Baby brain food: 7 foods to fuel brain development
If you’ve ever spent time with a toddler, you probably know they learn quickly and absorb new information like a sponge. But brain development begins long before a child can walk and talk.
Brain cells multiply at an astonishing rate as a baby develops in the womb. The brain continues to grow during infancy as motor functions such as balance and coordination develop. During the toddler years (ages 1 to 3), the brain increases cognitive ability — how quickly a child can interpret and relay information to perform complex tasks.
During these periods of peak growth, nutrition plays an important role. For toddlers, not getting the right nutrients can have a detrimental impact on cognitive development — affecting memory, attention and academic ability later in life.
Key nutrients for baby brain development
While all nutrients are important for brain growth and functioning, some play a bigger role in early brain development than others. The American Academy of Pediatrics Committee on Nutrition recommends certain nutrients for healthy brain development in toddlers:
- Long-chain polyunsaturated fatty acids, such as omega-3 fatty acids
- Vitamins A, D, B6 and B12
Best foods for baby and toddler brain development
No one food or “superfood” can ensure optimal brain development for toddlers. But some foods are packed with a variety of the necessary nutrients. Just be sure to monitor all new foods to ensure there’s no potential allergy.
Eggs are nutritious and typically a crowd-pleaser for young children. Brain-boosting nutrients in eggs include choline, vitamin B12 and protein. Choline is especially important for normal brain development and can improve cognitive functioning. Two whole eggs a day provide the choline that children age 8 and younger need.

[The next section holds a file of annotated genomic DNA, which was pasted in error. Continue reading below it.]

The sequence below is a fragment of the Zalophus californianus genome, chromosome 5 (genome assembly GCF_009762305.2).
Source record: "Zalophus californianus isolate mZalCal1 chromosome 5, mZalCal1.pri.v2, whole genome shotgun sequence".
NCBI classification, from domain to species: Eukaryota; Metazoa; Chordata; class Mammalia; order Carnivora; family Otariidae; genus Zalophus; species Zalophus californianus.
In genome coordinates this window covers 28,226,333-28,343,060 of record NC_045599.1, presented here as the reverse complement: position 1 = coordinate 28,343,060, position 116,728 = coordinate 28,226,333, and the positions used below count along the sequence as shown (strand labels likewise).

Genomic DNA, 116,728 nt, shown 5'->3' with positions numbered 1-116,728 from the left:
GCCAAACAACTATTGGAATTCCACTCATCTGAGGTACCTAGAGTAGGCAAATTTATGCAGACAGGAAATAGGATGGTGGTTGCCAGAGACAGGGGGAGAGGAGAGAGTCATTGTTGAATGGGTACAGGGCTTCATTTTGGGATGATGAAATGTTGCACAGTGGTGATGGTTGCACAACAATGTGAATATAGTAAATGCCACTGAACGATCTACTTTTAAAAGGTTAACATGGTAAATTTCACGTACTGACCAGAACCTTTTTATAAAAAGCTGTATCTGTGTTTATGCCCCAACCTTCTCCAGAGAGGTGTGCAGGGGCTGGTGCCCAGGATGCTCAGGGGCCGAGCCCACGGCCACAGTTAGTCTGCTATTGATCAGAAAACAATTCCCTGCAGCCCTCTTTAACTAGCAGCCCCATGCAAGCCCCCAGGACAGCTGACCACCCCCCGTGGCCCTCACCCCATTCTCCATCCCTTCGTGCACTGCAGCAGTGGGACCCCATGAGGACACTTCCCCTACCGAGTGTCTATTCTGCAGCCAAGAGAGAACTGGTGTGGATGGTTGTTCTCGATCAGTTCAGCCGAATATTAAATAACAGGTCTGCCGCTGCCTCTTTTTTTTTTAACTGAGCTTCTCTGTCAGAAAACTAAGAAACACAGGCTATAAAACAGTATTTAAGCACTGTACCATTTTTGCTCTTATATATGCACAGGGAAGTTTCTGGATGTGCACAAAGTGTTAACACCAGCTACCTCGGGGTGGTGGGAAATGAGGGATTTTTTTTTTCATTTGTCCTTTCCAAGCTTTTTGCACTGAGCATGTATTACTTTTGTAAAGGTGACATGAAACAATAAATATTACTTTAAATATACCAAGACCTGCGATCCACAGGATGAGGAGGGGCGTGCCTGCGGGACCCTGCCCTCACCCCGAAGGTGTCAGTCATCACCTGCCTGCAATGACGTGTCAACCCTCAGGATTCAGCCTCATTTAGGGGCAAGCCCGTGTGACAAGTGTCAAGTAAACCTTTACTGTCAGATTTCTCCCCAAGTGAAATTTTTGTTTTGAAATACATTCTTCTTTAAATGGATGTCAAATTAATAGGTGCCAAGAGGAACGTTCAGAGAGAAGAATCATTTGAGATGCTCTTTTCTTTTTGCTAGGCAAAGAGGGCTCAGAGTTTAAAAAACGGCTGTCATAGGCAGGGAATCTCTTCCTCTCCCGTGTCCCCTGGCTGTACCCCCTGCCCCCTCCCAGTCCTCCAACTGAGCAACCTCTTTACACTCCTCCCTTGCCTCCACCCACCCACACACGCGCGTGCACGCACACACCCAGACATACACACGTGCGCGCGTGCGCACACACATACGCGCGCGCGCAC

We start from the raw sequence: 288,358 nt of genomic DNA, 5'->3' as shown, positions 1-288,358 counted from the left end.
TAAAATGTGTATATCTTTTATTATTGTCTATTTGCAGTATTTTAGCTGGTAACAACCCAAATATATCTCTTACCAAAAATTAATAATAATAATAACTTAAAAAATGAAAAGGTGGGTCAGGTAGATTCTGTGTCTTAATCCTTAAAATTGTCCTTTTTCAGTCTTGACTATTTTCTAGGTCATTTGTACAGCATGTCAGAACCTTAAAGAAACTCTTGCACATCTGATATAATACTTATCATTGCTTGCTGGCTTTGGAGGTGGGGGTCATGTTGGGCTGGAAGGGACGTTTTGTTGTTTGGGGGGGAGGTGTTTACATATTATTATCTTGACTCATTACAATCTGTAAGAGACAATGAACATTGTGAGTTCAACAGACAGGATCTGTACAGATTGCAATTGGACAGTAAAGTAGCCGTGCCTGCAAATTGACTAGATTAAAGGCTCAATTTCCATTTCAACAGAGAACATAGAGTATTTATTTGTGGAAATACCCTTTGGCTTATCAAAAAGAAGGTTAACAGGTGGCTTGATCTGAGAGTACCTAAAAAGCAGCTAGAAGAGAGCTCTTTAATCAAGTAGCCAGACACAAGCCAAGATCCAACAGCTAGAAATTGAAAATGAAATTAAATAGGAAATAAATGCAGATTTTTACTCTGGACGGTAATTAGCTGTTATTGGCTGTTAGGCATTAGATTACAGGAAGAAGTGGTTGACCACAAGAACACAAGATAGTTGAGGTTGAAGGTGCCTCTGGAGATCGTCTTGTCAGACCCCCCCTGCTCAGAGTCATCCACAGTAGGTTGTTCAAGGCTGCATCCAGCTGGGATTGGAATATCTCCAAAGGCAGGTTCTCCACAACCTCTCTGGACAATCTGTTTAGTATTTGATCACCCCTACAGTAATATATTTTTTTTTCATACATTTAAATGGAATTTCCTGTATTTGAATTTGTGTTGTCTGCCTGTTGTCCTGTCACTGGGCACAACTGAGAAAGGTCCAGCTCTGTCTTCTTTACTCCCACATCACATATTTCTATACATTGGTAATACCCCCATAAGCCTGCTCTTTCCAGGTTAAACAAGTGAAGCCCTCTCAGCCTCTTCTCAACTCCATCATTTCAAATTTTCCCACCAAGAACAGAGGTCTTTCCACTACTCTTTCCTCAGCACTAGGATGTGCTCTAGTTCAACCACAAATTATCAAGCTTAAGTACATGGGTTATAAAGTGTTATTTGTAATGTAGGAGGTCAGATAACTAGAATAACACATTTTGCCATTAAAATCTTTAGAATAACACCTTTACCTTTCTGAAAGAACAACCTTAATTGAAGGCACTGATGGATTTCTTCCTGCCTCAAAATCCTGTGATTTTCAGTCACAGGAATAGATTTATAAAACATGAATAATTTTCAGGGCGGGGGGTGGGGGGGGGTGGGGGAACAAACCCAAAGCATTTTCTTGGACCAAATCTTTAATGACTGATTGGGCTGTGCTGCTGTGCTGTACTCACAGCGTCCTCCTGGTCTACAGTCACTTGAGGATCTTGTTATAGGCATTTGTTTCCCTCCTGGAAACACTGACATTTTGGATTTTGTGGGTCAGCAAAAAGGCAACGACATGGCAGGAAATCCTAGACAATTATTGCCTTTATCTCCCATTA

Oily fish and other seafood provide a lot of bang for the buck when it comes to brain development —protein, zinc, iron, choline, iodine and omega-3 fats. But avoid feeding your toddler seafood that is high in mercury such as tuna and swordfish. Too much mercury can have harmful effects on a child’s developing nervous system. Instead, opt for low-mercury options such as shrimp, salmon, tilapia, crab or cod. Children under age 3 can have a 1-ounce serving two to three times a week.
3. Leafy green vegetables
There’s a reason that parents try to hide extra leafy greens, such as spinach and kale, in their children’s smoothies and pasta sauce: They’re a great source of iron and folate. Research shows that children who get enough folate tend to have better cognition than kids who don’t get enough. Iron plays an important role in the development of the hippocampus — the part of the brain responsible for learning and memory.
4. Lean beef (or meat alternative)
Lean beef qualifies as brain food because it is an excellent source of zinc and iron. Iron is especially vital for young children because they are more likely to experience anemia (low iron levels). Nearly one in 10 American children age 3 and younger has an iron deficiency, which can contribute to learning difficulties and attention deficit hyperactivity disorder (ADHD). Black bean or soy burgers work as great iron-containing burger substitutes.
Unsweetened yogurt is an easy, kid-friendly way to support brain growth. It contains nutrients such as protein, zinc, choline and iodine. Children need iodine to produce thyroid hormones, which are vital to brain development and neurological processes. Even mild iodine deficiency may affect a child’s overall cognitive function and ability to reason.
6. Nuts & seeds
Food such as nuts, seeds and nut butters make a protein- and zinc-packed snack. Protein contributes to healthy brain growth and the development of long-term memory. Zinc also plays an important role during the toddler years, when the brain is growing rapidly. Insufficient amounts of zinc may affect your child’s cognitive development, impairing their memory and ability to learn.
Whole nuts and seeds can be a choking hazard, so try adding water to small amounts of peanut butter, or giving peanut-flavored “puff” snacks instead. Just make sure to choose puffs made from real peanuts with no artificial flavoring.
Beans offer several beneficial nutrients for a developing brain including zinc, protein, iron, folate and choline. Some types of beans, such as kidney, pinto and soybeans, also contain high amounts of omega-3 fatty acids. For vegetarian children, the iron and protein in beans make them an excellent substitute for meat.
If you are concerned about your toddler’s diet or want more guidance about what your toddler should be eating, reach out to your child’s primary care physician.